Lawrence, John (1753-1839) (DNB00)

From Wikisource
(Redirected from Lawrence, John (DNB00))
Jump to navigation Jump to search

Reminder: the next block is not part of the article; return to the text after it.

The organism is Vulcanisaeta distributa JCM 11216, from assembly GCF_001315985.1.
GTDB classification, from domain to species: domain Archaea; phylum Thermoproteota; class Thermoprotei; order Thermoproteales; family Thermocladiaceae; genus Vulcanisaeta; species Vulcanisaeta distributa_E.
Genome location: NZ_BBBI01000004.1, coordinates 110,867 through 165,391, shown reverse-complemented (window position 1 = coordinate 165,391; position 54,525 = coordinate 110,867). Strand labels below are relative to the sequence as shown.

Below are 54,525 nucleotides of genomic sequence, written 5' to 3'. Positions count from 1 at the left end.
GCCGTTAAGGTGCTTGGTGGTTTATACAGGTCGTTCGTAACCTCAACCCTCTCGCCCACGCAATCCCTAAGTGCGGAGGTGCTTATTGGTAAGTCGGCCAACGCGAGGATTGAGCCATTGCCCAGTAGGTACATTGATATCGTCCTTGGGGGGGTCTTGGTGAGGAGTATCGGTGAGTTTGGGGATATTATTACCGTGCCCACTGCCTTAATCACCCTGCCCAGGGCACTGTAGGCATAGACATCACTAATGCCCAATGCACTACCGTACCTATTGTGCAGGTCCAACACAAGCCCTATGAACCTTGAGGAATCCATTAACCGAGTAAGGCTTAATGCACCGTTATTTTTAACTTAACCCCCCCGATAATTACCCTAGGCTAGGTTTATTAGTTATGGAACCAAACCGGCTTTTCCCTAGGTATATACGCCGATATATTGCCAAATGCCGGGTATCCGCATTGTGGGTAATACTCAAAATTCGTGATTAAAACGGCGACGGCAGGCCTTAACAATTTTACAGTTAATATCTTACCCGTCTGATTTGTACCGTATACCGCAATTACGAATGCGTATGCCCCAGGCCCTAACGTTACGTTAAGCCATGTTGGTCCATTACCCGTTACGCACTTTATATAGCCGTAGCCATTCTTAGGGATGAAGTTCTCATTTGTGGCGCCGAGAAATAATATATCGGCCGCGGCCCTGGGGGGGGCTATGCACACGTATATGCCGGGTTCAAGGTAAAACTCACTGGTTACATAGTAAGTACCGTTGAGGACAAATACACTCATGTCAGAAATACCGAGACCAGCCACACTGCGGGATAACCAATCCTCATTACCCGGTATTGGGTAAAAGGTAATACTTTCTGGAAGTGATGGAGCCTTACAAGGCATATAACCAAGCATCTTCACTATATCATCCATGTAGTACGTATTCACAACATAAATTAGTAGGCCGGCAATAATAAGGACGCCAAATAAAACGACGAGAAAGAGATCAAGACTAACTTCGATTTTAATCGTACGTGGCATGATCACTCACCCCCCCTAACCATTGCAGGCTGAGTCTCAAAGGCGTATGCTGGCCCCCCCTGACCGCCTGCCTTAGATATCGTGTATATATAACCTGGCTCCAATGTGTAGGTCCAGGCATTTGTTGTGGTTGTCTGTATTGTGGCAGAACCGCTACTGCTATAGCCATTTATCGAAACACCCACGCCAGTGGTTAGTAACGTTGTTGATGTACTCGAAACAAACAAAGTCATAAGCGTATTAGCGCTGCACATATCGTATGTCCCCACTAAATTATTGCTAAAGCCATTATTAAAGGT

LAWRENCE, JOHN (1753–1839), writer on horses, born at or near Colchester, 22 Jan., and baptised at St. Martin's, Colchester, 21 Feb. 1763, was the son of John (1707–1763) and Anne Lawrence (1722–1810). His father and grandfather were brewers. About the age of fifteen Lawrence wrote an essay 'in favour of kindness to animals.' probably when at a grammar school. Soon afterwards he is said to have invested in a stock farm the money left to him on the death of his father, and he paid a first visit to Smithfield in 1777. In 1787, while living at Bury St. Edmunds, apparently near his farm, he began to write for the press. His first publications were anonymous and political. 'The Patriot's Calendar.' 1794–5–6, contains the information usually to be found in English almanacs, together with a translation of the new French republican constitution and other facts interesting to admirers of the French revolution. 'Rights and Remedies' (1795), dedicated to Earl Stanhope 'by one of the new sect of the moralists, is a more ambitious defence of France and the rights of man. Lawrence's hand can be traced in the remarks on live stock (pt. ii. p. 179, &c.) In 1796, on the title-page of a little book on farriery, Lawrence described himself as late of Lambeth Marsh, Surrey. The preface is addressed from Bury St. Edmunds. In the same year appeared the first volume of the first edition of his 'Philosophical and Practical Treatise on Horses.' In 1799 he began to contribute to the 'Sporting Magazine.' In 1800 he published anonymously 'The New Farmer's Calendar,' of which an entire edition was exhausted in a few months ; it was followed by a treatise on land stewardship (1801). In both of these works he advocated the painless killing of beasts for food. He was now advertising for a position as landlord's agent. In 'A Treatise on Cattle' (1805) in which he strongly recommended ox labour, may be found, says Donaldson, 'a mass of varied information of the most useful kind' (Agricultural Biography, 1854, p. 81). About 1810 he appears to have been living near London; at one time he was a resident of Somers Town. In 1813 he wrote, under the pseudonym of Bonington Moubray, a treatise on breeding poultry, rabbits, cows, swine, bees, &c, 'long esteemed the best,' says Donaldson (op. cit. p. 105), who did not know the real author. 'British Field Sports' (1818), which he published under the name of W. H. Scott, contains 'a system of sporting ethics,' with a view to root out ' that horrible propensity in the human breast, a sense of sport and delight in witnessing the tortures of brute animals.' Two years later, in ' The Sportsman's Repository,' he again deals with 'zoo-ethiology, or that part of ethics or morality which defines and teaches the moral treatment of beasts.' About 1821 Richard Martin [q. v.] of Galway consulted him before he introduced into parliament the bill against cruelty to animals (1822).